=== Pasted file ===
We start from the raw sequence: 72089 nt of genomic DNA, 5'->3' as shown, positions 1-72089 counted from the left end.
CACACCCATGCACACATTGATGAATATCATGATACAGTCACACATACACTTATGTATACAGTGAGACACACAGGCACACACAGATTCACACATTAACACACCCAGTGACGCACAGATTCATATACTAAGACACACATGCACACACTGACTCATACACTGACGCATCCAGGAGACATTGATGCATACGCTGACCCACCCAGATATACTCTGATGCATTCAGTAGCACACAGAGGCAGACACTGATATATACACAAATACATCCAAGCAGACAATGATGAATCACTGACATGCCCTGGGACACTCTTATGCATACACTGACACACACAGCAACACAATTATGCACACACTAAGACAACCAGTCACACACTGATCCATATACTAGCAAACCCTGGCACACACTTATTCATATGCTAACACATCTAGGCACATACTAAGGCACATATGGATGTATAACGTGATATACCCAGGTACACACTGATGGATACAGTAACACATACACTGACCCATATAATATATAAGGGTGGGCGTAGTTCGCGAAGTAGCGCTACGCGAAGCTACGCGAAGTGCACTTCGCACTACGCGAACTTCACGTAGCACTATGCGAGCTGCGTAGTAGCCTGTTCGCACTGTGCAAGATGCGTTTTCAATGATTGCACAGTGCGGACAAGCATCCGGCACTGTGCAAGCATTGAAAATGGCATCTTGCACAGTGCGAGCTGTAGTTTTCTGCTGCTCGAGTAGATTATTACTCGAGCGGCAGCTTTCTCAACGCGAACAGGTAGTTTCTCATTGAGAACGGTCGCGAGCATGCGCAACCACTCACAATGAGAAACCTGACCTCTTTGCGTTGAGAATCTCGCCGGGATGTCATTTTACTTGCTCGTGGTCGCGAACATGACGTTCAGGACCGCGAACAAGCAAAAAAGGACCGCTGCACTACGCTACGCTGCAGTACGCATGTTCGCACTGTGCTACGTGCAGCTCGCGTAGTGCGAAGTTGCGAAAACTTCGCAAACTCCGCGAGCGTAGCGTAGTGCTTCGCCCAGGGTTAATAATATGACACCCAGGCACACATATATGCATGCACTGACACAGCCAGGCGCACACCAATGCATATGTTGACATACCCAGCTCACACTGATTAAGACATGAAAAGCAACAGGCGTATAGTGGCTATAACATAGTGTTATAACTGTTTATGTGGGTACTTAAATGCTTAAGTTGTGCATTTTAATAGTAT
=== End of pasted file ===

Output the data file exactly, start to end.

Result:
We start from the raw sequence: 72089 nt of genomic DNA, 5'->3' as shown, positions 1-72089 counted from the left end.
CACACCCATGCACACATTGATGAATATCATGATACAGTCACACATACACTTATGTATACAGTGAGACACACAGGCACACACAGATTCACACATTAACACACCCAGTGACGCACAGATTCATATACTAAGACACACATGCACACACTGACTCATACACTGACGCATCCAGGAGACATTGATGCATACGCTGACCCACCCAGATATACTCTGATGCATTCAGTAGCACACAGAGGCAGACACTGATATATACACAAATACATCCAAGCAGACAATGATGAATCACTGACATGCCCTGGGACACTCTTATGCATACACTGACACACACAGCAACACAATTATGCACACACTAAGACAACCAGTCACACACTGATCCATATACTAGCAAACCCTGGCACACACTTATTCATATGCTAACACATCTAGGCACATACTAAGGCACATATGGATGTATAACGTGATATACCCAGGTACACACTGATGGATACAGTAACACATACACTGACCCATATAATATATAAGGGTGGGCGTAGTTCGCGAAGTAGCGCTACGCGAAGCTACGCGAAGTGCACTTCGCACTACGCGAACTTCACGTAGCACTATGCGAGCTGCGTAGTAGCCTGTTCGCACTGTGCAAGATGCGTTTTCAATGATTGCACAGTGCGGACAAGCATCCGGCACTGTGCAAGCATTGAAAATGGCATCTTGCACAGTGCGAGCTGTAGTTTTCTGCTGCTCGAGTAGATTATTACTCGAGCGGCAGCTTTCTCAACGCGAACAGGTAGTTTCTCATTGAGAACGGTCGCGAGCATGCGCAACCACTCACAATGAGAAACCTGACCTCTTTGCGTTGAGAATCTCGCCGGGATGTCATTTTACTTGCTCGTGGTCGCGAACATGACGTTCAGGACCGCGAACAAGCAAAAAAGGACCGCTGCACTACGCTACGCTGCAGTACGCATGTTCGCACTGTGCTACGTGCAGCTCGCGTAGTGCGAAGTTGCGAAAACTTCGCAAACTCCGCGAGCGTAGCGTAGTGCTTCGCCCAGGGTTAATAATATGACACCCAGGCACACATATATGCATGCACTGACACAGCCAGGCGCACACCAATGCATATGTTGACATACCCAGCTCACACTGATTAAGACATGAAAAGCAACAGGCGTATAGTGGCTATAACATAGTGTTATAACTGTTTATGTGGGTACTTAAATGCTTAAGTTGTGCATTTTAATAGTAT